Estimating Bleeding Risk in Patients with Cancer-Associated Thrombosis: Evaluation of Existing Risk Scores and Development of a New Risk Score

Department of Acute Internal Medicine, University Medical Center Utrecht, Utrecht, The Netherlands. Department of Vascular Medicine, University Medical Center Utrecht, Utrecht, The Netherlands. Department of Medicine and Surgery, University of Insubria, Varese, Italy. Clinical Division of Haematology and Haemostaseology, Department of Medicine I, Comprehensive Cancer Center Vienna, Medical University of Vienna, Vienna, Austria. I. M. Sechenov First Moscow State Medical University, Moscow, Russia. Department of Hematology/Hemostasis, Dresden University Hospital "Carl-Gustav Carus," Dresden, Germany. Department of Vascular Medicine, Amsterdam University Medical Centers, University of Amsterdam, Amsterdam Cardiovascular Sciences, Amsterdam, The Netherlands. Department of Medicine-Thrombosis and Hemostasis, Leiden University Medical Center, Leiden, The Netherlands. Department of Emergency, Clermont-Ferrand University Hospital, Clermont-Ferrand, France. Department of Pathology, Faculty of Medicine and Surgery, University of Malta, Msida, Malta. Department of Internal Medicine, Clínica Universidad de Navarra, Madrid, Spain. CIBER de Enfermedades Respiratorias (CIBERES), Instituto de Salud Carlos III, Madrid, Spain. Interdisciplinar Teragnosis and Radiosomics Research Group (INTRA-Madrid), Universidad de Navarra, Madrid, Spain. Department of Cardiology, Leuven University Hospital, Leuven, Belgium.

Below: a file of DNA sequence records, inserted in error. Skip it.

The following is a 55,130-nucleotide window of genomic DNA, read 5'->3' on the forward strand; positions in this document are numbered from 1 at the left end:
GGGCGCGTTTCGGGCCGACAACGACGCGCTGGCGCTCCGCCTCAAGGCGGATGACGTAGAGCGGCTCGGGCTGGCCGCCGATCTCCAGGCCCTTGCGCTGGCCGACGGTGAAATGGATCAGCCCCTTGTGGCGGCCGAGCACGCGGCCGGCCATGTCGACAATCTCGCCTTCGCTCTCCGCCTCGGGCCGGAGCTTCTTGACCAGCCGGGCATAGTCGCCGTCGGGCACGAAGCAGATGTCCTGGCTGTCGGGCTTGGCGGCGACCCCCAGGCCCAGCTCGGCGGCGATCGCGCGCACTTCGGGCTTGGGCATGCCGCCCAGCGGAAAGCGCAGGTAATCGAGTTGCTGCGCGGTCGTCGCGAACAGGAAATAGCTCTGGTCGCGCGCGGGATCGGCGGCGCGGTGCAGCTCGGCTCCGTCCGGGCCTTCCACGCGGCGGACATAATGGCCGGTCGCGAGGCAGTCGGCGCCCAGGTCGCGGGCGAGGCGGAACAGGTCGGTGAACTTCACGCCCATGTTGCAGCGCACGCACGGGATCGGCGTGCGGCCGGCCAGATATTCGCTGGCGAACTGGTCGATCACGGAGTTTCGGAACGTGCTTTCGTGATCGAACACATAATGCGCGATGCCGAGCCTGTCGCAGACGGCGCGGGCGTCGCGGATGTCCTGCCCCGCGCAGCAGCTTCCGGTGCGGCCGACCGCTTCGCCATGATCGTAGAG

Thrombosis and haemostasis. 2021
Abstract
BACKGROUND  Bleeding risk is highly relevant for treatment decisions in cancer-associated thrombosis (CAT). Several risk scores exist, but have never been validated in patients with CAT and are not recommended for practice. OBJECTIVES  To compare methods of estimating clinically relevant (major and clinically relevant nonmajor) bleeding risk in patients with CAT: (1) existing risk scores for bleeding in venous thromboembolism, (2) pragmatic classification based on cancer type, and (3) new prediction model. METHODS  In a posthoc analysis of the Hokusai VTE Cancer study, a randomized trial comparing edoxaban with dalteparin for treatment of CAT, seven bleeding risk scores were externally validated (ACCP-VTE, HAS-BLED, Hokusai, Kuijer, Martinez, RIETE, and VTE-BLEED). The predictive performance of these scores was compared with a pragmatic classification based on cancer type (gastrointestinal; genitourinary; other) and a newly derived competing risk-adjusted prediction model based on clinical predictors for clinically relevant bleeding within 6 months after CAT diagnosis with nonbleeding-related mortality as the competing event ("CAT-BLEED"). RESULTS  Data of 1,046 patients (149 events) were analyzed. Predictive performance of existing risk scores was poor to moderate (C-statistics: 0.50-0.57; poor calibration). Internal validation of the pragmatic classification and "CAT-BLEED" showed moderate performance (respective C-statistics: 0.61; 95% confidence interval [CI]: 0.56-0.66, and 0.63; 95% CI 0.58-0.68; good calibration). CONCLUSION  Existing risk scores for bleeding perform poorly after CAT. Pragmatic classification based on cancer type provides marginally better estimates of clinically relevant bleeding risk. Further improvement may be achieved with "CAT-BLEED," but this requires external validation in practice-based settings and with other DOACs and its clinical usefulness is yet to be demonstrated.
Study details
Language : eng
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